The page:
Prime Minister Andrej Babis, the country's second richest man, is mired in opposition over corruption concerns. His ANO party will remain in power, but his own future remains uncertain.
Czech Prime Minister Andrej Babis has lost a vote of confidence in parliament on Tuesday. Originally scheduled for January 10, the vote was delayed after an eight-hour debate last week.
Babis, the country's second wealthiest man, is fighting corruption allegations related to suspicious EU subsidies that benefitted his business a decade ago. Since his ANO (Yes) party won last October's election by a large margin, it will certainly stay in power. The only question is whether Babis will remain at the helm.
Parliamentarians voted 117-78 against the prime minister. Although he and his cabinet will now be forced to resign, they will nevertheless remain during the transition until a new government can be formed.
ANO is the parliament's largest party yet makes up a minority government due to the fact that it has been unable to find coalition partners.
Following the 'German model'
Sitting Czech President Milos Zeman, who himself will face Jiri Drahos in a runoff election for the post on January 26, has said he is willing to give Babis another chance to convene a new cabinet.
Last week he cited what he called "the German model," in reference to that government's protracted coalition talks. Like many countries throughout Europe, it too, is having difficulty forming a coalition government due to the rise of far-right and anti-establishment parties at the expense of major traditional parties.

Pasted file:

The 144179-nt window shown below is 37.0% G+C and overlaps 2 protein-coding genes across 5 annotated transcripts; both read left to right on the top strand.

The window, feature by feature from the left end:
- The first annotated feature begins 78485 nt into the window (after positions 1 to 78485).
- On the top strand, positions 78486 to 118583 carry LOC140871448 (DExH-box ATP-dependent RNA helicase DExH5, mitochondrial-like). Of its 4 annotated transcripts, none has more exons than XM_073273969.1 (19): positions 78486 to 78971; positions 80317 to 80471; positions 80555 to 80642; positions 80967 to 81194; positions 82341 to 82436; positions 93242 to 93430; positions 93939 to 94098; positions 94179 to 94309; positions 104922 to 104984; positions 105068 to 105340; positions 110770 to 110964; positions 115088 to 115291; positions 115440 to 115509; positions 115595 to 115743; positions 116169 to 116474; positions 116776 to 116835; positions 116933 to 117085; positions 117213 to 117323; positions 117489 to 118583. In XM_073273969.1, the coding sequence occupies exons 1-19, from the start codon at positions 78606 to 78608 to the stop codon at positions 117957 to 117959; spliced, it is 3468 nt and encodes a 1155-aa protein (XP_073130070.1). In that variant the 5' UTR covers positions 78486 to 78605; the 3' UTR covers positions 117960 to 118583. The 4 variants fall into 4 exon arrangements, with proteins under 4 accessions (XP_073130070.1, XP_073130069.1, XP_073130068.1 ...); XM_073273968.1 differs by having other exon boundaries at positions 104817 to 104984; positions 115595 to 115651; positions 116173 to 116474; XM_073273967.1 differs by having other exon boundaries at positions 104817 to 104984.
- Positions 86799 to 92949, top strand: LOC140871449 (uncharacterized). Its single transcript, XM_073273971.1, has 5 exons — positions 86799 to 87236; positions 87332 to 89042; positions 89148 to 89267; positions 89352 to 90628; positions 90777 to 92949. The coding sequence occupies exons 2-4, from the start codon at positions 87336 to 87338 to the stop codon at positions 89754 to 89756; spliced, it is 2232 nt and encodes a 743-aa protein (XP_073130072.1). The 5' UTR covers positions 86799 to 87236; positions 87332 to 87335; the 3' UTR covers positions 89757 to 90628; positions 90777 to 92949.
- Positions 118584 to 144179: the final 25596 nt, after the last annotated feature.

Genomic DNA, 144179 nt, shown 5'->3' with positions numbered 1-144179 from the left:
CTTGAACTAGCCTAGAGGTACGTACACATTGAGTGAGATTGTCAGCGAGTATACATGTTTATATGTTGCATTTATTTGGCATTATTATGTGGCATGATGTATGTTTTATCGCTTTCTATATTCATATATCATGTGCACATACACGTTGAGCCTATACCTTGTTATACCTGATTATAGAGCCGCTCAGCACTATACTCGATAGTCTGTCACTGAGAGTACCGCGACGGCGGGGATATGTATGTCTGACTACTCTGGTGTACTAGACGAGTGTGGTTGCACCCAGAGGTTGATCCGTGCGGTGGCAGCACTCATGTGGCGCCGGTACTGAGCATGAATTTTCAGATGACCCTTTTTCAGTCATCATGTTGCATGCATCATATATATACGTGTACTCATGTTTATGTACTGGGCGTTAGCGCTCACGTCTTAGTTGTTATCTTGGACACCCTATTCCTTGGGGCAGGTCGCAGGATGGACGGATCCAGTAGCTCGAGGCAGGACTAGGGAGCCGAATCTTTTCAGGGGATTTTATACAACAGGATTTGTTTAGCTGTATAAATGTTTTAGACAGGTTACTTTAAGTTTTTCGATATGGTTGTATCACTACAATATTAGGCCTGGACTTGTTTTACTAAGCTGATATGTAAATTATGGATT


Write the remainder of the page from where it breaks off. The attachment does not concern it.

Czech President Zeman, an ally of Prime Minister Babis, will face Jiri Drahos in a runoff election on January 26
No partners yet
At the time, Zeman, who is an ally of Babis, said: "I am confirming my commitment to create sufficient time for calm, business-like negotiations."
The eight other parties that make up the parliament have voiced serious concern about Babis' conflicts of interest as a businessman and politician. They have also been loathe to support him as long as corruption allegations against him remain unresolved.
Nonetheless, they may be motivated to change their posture as current polls show that ANO would likely gain seats in new elections.
Ready to answer critics
Babis has now called for his parliamentary immunity to be lifted so that he can answer corruption allegations.
"We want to prove that these accusations are completely fabricated," told a parliamentary committee on Tuesday.
He emphatically stated that, "no one has stolen anything, there was no corruption."
Investigations into dubious business dealings were underway before Babis won election in October, which renewed his previously revoked parliamentary immunity.
Shady subsidy deal
Babis has consistently denied allegations that he hid his ownership of a small farm and conference center to illegally receive €2 million ($2.4 million) in EU subsidies.
The second richest man in the Czech Republic, Babis is the owner of Agrofert, a food, farming, chemical and media conglomerate and the country's biggest employer. The subsidy was supposed to be earmarked for a small business.
The European Anti-Fraud Office (OLAF) recently released a statement confirming that it had found "irregularities" in the subsidy. Babis contends the allegations have been fabricated by his political and business opponents.
js/kms (AFP, Reuters)